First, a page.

Contextualizing autism detection for Filipino children
14 Jun 2023 | Ateneo Research and Creative Work Portfolio 2023
ANGEL DY is a medical doctor who specializes in autism and neurodevelopmental disorders. Given that research on autism in the Philippines is largely limited, much of Dy’s research was carried out with the aim of creating a larger pool of data on autism and neurodevelopmental disorders in the country.
Her work, in collaboration with UC Davis MIND Institute founding director Randi Hagerman, focused specifically on Fragile X syndrome, and its presence, presentations, and prevalence in the Philippine population. Fragile X syndrome is a genetic disorder which usually causes social and behavioral challenges in those who were diagnosed with it. It is also known to cause intellectual disability and is known to have a higher prevalence in individuals with autism.
“It provided an opportunity to assess or provide assessments for families with children with autism. And at the same time, looking at different genetic causes for autism… we were able to provide free of charge assessment for those families who accepted the invitation to participate in our research work as well,” Dy points out.
Alongside data gathering which seeks to inform policy, Dy’s research has also been effective in community work and capacity building efforts for researchers interested in autism. Aside from their work on autism, they also conduct community mental health training for local government units through partnerships nurtured with the Philippine Department of Health, the World Health Organization, Autism Society of the Philippines, as well as different universities and professionals in Davao and Iloilo. Some of these efforts have been made possible by the Ateneo de Manila University Research Council’s internal research funding.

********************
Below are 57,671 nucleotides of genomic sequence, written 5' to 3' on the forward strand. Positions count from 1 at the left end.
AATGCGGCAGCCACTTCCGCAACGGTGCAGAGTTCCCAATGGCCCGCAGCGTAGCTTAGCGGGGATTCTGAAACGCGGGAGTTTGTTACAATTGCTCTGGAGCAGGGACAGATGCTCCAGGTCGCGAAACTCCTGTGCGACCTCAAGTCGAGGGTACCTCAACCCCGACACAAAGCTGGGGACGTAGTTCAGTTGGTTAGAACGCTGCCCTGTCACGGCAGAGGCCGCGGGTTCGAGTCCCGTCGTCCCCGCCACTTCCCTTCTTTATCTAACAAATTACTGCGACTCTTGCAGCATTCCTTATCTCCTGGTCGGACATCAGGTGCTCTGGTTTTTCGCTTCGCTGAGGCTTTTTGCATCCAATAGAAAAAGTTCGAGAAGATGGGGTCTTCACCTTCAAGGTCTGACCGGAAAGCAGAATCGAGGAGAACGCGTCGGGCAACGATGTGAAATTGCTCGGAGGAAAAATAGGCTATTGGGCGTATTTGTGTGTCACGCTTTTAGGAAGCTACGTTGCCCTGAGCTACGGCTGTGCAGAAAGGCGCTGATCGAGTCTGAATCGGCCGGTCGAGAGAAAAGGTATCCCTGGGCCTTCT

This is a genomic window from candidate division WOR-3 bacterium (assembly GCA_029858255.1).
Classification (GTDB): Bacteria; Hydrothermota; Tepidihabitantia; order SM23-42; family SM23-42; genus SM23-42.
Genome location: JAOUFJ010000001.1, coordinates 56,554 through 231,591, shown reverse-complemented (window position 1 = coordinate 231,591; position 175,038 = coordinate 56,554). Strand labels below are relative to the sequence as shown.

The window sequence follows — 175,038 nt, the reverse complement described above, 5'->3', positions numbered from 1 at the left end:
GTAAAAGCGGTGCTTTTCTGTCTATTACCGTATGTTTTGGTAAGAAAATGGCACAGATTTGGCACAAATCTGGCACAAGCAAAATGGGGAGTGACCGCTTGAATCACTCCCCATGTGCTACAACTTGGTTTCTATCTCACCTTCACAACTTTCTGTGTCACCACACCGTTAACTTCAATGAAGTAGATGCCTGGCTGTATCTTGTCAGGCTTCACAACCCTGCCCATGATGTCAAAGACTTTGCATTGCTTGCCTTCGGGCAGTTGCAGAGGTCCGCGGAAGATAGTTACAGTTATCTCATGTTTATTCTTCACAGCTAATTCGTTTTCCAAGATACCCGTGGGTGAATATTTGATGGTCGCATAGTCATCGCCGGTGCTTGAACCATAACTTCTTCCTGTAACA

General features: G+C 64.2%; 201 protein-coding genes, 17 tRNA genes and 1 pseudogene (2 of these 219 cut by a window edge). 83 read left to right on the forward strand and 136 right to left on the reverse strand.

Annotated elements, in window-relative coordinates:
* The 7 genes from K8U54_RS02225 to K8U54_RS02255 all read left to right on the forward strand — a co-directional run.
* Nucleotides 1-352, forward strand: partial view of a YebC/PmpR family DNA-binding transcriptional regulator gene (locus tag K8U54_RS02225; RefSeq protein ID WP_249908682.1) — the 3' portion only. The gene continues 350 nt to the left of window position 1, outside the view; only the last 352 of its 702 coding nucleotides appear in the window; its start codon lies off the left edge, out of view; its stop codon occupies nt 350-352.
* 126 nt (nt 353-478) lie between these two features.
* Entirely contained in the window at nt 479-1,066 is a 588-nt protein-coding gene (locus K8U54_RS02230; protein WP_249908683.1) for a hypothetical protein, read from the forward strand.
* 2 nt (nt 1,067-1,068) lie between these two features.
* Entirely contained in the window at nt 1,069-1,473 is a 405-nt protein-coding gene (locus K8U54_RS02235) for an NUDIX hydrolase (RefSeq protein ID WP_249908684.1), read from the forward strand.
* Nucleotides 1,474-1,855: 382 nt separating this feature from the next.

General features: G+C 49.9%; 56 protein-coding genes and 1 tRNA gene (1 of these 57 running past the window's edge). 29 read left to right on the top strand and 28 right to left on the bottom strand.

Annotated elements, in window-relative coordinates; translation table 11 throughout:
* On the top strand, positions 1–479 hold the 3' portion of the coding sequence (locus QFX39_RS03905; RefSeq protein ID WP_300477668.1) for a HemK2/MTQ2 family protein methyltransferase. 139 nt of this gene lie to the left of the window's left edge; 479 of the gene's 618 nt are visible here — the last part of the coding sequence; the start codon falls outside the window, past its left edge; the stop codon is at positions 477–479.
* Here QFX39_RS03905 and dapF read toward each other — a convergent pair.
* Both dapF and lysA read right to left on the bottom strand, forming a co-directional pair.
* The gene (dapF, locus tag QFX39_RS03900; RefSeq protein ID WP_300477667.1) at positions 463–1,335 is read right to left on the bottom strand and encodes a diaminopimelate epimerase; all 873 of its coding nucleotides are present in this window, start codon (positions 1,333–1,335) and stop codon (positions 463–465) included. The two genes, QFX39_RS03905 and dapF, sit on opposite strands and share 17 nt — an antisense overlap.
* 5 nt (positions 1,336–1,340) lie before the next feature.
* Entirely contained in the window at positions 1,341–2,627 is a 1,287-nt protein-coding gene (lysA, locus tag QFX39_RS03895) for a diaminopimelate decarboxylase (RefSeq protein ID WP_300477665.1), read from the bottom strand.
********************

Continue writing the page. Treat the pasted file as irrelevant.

The field of autism is a sector that needs a lot of support. There are still many gaps both in the clinical setting and in primary care that leave the sector vulnerable. One of the goals of Dy’s research is to bridge those gaps.
“There are so many international guidelines and recommendations. They don’t all apply to us, or we aren't able to apply them because we don’t have the resources that they entail. And we’re hoping that by doing research work, by profiling and understanding what autism looks like in the Philippines, what support they need— then we can actually plan interventions for them,” she says.
Dy notes how the Ateneo community has helped her research pursuits thrive in so many ways. “We are able to do interdisciplinary work not just within the doctors in the Ateneo School of Medicine and Public Health (ASMPH), but even in collaboration with faculty members from, let’s say Loyola Schools or Ateneo Professional Schools and even beyond.” She then explains that “we are able to collaborate with local government units and other organizations because of Ateneo university’s resources as well. They are willing to partner with us and collaborate with us.”
For more information on ASMPH’s research related to neuro-developmental disorders, visit acri.ph/research/neuro-developmental-disorders. The Ateneo Center for Research Innovation (ACRI) is the research unit of the Ateneo School of Medicine and Public Health. To know more about their work, visit acri.ph.
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